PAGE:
Taking as its starting point classic accounts of native education and culture contact, this article reviews key trends and orientations that have shaped the anthropological study of education and religion in Africa. It identifies three frames that capture the development of research chronologically from the 1930s onward: () a functionalist focus on Christian-inflected adaptive education; () applied and sociohistorical emphases on education as, respectively, an engine for driving secular change and a medium through which to shape new ritualized practices and religious beliefs; and () a more recent concentration on youth education as a key site for analyzing politicized religious identity and youths' radicalization. I argue that this trajectory of research foregrounds two phenomena that anthropology also underanalyzes: first, the close association of religious missions with the development of today's highly secularized yet religiously inflected regional and global institutions that support educational programming in Africa; and second, a marginalization of the study of Islam in Africa, which reflects a Christianized cultural legacy in anthropological studies of religion and education.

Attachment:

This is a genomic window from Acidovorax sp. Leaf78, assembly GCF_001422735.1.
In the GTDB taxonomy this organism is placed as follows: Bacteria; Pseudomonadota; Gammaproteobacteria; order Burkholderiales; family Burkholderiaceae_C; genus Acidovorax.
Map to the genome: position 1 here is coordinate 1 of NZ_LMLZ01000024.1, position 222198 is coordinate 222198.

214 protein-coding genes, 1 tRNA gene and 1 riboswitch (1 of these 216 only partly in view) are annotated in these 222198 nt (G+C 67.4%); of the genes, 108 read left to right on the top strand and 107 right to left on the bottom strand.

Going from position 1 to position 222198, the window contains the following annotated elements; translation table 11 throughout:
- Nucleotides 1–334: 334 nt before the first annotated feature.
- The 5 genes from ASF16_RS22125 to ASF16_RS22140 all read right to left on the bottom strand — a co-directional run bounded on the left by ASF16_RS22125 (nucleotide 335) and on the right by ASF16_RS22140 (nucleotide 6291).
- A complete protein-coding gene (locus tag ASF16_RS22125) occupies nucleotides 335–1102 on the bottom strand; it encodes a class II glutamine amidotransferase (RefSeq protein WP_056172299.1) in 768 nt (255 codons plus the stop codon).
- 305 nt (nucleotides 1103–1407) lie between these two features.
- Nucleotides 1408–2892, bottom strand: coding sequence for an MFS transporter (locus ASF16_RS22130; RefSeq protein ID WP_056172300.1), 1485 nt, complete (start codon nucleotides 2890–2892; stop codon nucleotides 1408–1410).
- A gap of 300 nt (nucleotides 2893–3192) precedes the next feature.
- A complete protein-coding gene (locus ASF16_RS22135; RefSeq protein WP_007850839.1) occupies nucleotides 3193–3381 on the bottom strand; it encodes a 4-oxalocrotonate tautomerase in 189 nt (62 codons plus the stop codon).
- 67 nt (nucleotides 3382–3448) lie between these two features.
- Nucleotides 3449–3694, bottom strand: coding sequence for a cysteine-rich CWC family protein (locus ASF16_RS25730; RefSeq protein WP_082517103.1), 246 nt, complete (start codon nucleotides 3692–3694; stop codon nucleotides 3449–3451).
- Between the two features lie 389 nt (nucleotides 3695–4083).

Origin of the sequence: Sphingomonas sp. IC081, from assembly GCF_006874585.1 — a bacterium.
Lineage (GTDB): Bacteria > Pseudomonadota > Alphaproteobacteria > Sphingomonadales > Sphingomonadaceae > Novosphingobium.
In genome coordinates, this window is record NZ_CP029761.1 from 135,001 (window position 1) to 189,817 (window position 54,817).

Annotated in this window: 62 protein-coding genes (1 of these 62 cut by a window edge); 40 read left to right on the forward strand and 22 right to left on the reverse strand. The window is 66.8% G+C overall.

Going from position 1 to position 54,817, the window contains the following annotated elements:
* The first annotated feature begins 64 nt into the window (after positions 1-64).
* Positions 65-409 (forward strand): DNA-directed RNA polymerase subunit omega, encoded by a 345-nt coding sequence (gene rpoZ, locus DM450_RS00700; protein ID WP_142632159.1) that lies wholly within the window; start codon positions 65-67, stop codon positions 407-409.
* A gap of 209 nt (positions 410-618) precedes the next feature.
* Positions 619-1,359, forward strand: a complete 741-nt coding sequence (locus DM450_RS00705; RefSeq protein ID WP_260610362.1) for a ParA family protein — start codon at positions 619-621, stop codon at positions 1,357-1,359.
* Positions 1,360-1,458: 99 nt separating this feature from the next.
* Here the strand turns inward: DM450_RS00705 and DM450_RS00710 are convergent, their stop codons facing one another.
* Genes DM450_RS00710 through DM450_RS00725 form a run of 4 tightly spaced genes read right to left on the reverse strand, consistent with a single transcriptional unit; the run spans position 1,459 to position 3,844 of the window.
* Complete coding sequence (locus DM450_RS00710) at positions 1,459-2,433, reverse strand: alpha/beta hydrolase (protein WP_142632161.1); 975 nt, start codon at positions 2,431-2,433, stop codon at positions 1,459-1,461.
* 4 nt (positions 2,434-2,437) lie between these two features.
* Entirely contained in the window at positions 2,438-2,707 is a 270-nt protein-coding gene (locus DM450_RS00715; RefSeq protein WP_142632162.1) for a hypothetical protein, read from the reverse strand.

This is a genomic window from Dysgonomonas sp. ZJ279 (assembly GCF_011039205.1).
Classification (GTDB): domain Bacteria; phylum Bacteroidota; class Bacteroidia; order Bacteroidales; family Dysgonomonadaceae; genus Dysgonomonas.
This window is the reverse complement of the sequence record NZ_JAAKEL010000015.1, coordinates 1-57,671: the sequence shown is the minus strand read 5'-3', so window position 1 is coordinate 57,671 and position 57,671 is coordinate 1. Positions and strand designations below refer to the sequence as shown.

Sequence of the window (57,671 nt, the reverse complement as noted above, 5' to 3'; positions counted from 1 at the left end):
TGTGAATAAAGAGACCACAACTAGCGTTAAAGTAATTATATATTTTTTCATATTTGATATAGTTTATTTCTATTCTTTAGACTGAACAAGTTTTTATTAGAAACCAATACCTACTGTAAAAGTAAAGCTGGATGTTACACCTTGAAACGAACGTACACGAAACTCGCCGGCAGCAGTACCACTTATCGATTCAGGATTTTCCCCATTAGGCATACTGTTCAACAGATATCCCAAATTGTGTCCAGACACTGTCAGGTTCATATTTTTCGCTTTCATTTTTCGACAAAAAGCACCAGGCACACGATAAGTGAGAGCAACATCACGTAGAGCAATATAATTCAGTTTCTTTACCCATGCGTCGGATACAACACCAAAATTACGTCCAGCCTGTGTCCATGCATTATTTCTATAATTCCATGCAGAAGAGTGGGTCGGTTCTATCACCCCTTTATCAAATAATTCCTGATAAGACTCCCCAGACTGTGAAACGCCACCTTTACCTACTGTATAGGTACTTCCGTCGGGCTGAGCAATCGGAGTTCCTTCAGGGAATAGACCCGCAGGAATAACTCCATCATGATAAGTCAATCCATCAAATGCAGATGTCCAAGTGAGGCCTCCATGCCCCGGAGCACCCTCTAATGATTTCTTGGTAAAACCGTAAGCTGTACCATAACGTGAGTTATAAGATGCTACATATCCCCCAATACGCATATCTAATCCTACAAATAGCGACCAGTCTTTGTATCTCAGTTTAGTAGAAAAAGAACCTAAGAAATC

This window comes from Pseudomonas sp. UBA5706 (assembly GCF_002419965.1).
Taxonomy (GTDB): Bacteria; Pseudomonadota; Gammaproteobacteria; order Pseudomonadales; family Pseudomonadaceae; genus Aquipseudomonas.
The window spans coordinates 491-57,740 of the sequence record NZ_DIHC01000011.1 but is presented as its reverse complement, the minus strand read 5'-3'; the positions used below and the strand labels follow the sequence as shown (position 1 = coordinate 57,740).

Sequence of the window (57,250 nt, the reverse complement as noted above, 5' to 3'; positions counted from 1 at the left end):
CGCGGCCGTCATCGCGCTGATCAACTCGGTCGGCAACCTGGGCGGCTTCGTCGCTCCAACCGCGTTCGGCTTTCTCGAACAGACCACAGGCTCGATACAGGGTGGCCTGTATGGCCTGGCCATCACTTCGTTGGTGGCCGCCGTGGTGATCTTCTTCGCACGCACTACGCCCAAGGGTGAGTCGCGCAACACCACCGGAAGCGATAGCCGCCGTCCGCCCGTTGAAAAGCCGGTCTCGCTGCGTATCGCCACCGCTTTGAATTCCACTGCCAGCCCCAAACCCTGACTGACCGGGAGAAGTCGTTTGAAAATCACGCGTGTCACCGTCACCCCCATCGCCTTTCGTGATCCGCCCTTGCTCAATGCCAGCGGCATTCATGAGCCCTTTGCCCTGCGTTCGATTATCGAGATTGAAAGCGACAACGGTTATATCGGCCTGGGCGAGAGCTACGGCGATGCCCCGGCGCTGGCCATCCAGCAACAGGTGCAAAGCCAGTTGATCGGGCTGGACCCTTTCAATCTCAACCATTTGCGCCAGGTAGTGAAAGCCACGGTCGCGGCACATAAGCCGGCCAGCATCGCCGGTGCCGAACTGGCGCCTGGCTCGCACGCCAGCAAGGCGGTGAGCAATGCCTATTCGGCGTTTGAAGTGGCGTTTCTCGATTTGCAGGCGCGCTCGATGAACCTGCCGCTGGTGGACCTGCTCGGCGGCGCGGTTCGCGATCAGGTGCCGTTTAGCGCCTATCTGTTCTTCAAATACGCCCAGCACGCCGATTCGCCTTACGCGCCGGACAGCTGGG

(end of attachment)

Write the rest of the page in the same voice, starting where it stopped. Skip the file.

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  • Article Type: Review Article
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